Simple salts could prevent arsenic contamination

Encouraging the growth of special microbes could help to clean up sites where groundwater has been contaminated with arsenic, US scientists have claimed.

"Microbial processes ultimately determine whether arsenic builds to dangerous levels in groundwater," researchers at the University of Illinois said. "So remediation could be as simple as stimulating certain microbes to grow."

Arsenic contamination is a serious threat to human health and has been linked with various medical conditions, including hypertension, cardiovascular disease and a number of cancers.

Some parts of Illinois are exposed to high levels of arsenic contamination in the local water, which led to the study being conducted, according to Craig Bethke, a professor of geology at the university.

"We also discovered important links between the amount of organic material dissolved in the groundwater and the concentrations of sulphate and arsenic," he explained.

The researchers analysed water samples from 21 wells at various depths at the Mahomet aquifer, a regional water supply for Central Illinois. Mr Bethke said they were surprised to see that the arsenic concentrations varied heavily from well to well. Moreover, they found that the concentration of arsenic varied inversely with the concentration of sulphate.

"Concentrations may reach hundreds of micrograms per litre in one well, which is enough to make people very sick, but then fall below detection limits in a nearby well," he said. "Our analyses suggest the aquifer is divided into zones of mixed microbial activity, some dominated by sulphate-reducing bacteria, other by methanogens."

Graduate student Matthew Kirk explained that sulphate-reducing bacteria consumed sulphate and reduced it into sulphide, which then reacts to precipitate arsenic, leaving little in solution.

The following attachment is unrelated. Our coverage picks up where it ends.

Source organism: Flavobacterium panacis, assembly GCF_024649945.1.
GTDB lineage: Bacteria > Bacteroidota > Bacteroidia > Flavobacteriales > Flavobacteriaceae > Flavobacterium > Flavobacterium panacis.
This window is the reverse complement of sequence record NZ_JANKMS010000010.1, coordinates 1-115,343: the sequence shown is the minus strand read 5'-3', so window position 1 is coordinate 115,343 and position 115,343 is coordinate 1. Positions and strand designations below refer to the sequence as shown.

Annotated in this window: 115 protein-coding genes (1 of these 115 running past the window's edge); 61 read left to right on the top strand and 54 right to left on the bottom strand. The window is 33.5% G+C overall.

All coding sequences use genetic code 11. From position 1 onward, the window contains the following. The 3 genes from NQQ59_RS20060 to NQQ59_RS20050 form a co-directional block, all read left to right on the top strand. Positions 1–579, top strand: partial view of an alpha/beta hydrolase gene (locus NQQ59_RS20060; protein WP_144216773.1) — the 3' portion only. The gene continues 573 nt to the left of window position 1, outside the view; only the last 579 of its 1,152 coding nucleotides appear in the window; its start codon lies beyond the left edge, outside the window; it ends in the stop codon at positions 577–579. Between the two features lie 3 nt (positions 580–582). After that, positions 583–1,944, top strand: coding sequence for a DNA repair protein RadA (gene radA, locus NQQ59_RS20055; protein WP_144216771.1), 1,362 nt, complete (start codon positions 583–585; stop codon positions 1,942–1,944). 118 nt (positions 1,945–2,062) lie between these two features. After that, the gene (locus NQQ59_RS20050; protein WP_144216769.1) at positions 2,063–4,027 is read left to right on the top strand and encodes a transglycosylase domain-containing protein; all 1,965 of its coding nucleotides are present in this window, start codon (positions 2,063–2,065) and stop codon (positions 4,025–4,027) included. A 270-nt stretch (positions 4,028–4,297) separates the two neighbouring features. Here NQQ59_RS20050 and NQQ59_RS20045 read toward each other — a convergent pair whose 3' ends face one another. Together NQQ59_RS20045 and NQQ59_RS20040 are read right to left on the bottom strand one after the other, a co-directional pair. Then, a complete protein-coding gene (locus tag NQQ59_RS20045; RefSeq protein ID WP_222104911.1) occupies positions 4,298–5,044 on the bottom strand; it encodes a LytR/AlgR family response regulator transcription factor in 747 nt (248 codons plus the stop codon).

However, Mr Kirk said that where the bacteria ran out of sulphate, methanogenic bacteria took over as the dominant force. As this does not produce sulphide there is no precipitation path for the arsenic, which therefore accumulates to high levels in the groundwater in these areas.

"In the aquifer, the balance between the amount of organic material and the amount of sulphate that leaches into the groundwater appears to control whether the water becomes contaminated," Mr Kirk said. "Where the supply of sulphate is high relative to organic matter, sulphate remains low. But where the organic matter is high relative to sulphate, the sulphate has depleted and arsenic accumulates."

Adding sulphate to naturally contaminated groundwater might, therefore, be a simple but highly effective way to sequester the arsenic, he added.

"The bacteria are already present, so all you have to do is stimulate them," Mr Kirk pointed out. "Sulphate salts are inexpensive, readily soluble and easily obtained."

By Jane Kettle




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